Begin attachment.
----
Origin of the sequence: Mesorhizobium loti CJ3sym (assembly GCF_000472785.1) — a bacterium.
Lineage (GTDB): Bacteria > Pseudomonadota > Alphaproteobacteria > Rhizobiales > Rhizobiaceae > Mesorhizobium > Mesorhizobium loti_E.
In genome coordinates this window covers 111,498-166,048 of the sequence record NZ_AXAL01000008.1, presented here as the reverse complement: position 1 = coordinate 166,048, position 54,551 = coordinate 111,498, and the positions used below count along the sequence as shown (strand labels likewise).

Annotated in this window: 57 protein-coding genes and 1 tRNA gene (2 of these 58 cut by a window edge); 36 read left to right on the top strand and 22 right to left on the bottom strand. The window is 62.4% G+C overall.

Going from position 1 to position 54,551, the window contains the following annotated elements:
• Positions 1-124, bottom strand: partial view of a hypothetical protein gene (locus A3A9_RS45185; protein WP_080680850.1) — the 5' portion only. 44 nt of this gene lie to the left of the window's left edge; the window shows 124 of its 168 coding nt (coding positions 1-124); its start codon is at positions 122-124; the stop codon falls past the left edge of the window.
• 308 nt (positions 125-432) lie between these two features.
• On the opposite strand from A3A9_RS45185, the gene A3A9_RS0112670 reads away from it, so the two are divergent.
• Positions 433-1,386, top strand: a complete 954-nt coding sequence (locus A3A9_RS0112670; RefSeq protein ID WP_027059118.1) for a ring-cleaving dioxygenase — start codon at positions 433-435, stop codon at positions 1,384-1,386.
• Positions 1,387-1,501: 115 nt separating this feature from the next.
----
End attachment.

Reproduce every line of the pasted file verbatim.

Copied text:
Origin of the sequence: Mesorhizobium loti CJ3sym (assembly GCF_000472785.1) — a bacterium.
Lineage (GTDB): Bacteria > Pseudomonadota > Alphaproteobacteria > Rhizobiales > Rhizobiaceae > Mesorhizobium > Mesorhizobium loti_E.
In genome coordinates this window covers 111,498-166,048 of the sequence record NZ_AXAL01000008.1, presented here as the reverse complement: position 1 = coordinate 166,048, position 54,551 = coordinate 111,498, and the positions used below count along the sequence as shown (strand labels likewise).

Annotated in this window: 57 protein-coding genes and 1 tRNA gene (2 of these 58 cut by a window edge); 36 read left to right on the top strand and 22 right to left on the bottom strand. The window is 62.4% G+C overall.

Going from position 1 to position 54,551, the window contains the following annotated elements:
• Positions 1-124, bottom strand: partial view of a hypothetical protein gene (locus A3A9_RS45185; protein WP_080680850.1) — the 5' portion only. 44 nt of this gene lie to the left of the window's left edge; the window shows 124 of its 168 coding nt (coding positions 1-124); its start codon is at positions 122-124; the stop codon falls past the left edge of the window.
• 308 nt (positions 125-432) lie between these two features.
• On the opposite strand from A3A9_RS45185, the gene A3A9_RS0112670 reads away from it, so the two are divergent.
• Positions 433-1,386, top strand: a complete 954-nt coding sequence (locus A3A9_RS0112670; RefSeq protein ID WP_027059118.1) for a ring-cleaving dioxygenase — start codon at positions 433-435, stop codon at positions 1,384-1,386.
• Positions 1,387-1,501: 115 nt separating this feature from the next.